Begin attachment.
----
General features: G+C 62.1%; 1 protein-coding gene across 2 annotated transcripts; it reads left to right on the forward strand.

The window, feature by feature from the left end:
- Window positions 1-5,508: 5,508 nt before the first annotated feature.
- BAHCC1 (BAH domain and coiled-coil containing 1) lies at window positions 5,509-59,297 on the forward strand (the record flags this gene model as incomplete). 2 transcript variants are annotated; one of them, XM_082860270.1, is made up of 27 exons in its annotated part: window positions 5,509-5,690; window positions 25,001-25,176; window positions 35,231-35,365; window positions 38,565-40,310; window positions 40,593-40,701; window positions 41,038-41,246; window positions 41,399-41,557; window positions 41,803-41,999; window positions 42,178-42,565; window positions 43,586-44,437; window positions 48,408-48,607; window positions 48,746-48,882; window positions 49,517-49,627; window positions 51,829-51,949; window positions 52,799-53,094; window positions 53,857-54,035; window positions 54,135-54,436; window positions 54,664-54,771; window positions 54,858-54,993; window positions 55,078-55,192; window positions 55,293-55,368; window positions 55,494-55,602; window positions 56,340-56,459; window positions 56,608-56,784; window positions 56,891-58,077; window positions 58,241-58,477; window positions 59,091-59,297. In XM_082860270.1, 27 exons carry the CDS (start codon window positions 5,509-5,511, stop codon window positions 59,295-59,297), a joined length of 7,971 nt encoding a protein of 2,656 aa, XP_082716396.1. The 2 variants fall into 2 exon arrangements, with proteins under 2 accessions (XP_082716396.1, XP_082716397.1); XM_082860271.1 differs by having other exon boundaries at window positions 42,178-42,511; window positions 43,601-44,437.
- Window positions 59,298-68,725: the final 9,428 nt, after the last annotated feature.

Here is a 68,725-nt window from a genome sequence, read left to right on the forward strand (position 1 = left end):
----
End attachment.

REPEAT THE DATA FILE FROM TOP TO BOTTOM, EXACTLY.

General features: G+C 62.1%; 1 protein-coding gene across 2 annotated transcripts; it reads left to right on the forward strand.

The window, feature by feature from the left end:
- Window positions 1-5,508: 5,508 nt before the first annotated feature.
- BAHCC1 (BAH domain and coiled-coil containing 1) lies at window positions 5,509-59,297 on the forward strand (the record flags this gene model as incomplete). 2 transcript variants are annotated; one of them, XM_082860270.1, is made up of 27 exons in its annotated part: window positions 5,509-5,690; window positions 25,001-25,176; window positions 35,231-35,365; window positions 38,565-40,310; window positions 40,593-40,701; window positions 41,038-41,246; window positions 41,399-41,557; window positions 41,803-41,999; window positions 42,178-42,565; window positions 43,586-44,437; window positions 48,408-48,607; window positions 48,746-48,882; window positions 49,517-49,627; window positions 51,829-51,949; window positions 52,799-53,094; window positions 53,857-54,035; window positions 54,135-54,436; window positions 54,664-54,771; window positions 54,858-54,993; window positions 55,078-55,192; window positions 55,293-55,368; window positions 55,494-55,602; window positions 56,340-56,459; window positions 56,608-56,784; window positions 56,891-58,077; window positions 58,241-58,477; window positions 59,091-59,297. In XM_082860270.1, 27 exons carry the CDS (start codon window positions 5,509-5,511, stop codon window positions 59,295-59,297), a joined length of 7,971 nt encoding a protein of 2,656 aa, XP_082716396.1. The 2 variants fall into 2 exon arrangements, with proteins under 2 accessions (XP_082716396.1, XP_082716397.1); XM_082860271.1 differs by having other exon boundaries at window positions 42,178-42,511; window positions 43,601-44,437.
- Window positions 59,298-68,725: the final 9,428 nt, after the last annotated feature.

Here is a 68,725-nt window from a genome sequence, read left to right on the forward strand (position 1 = left end):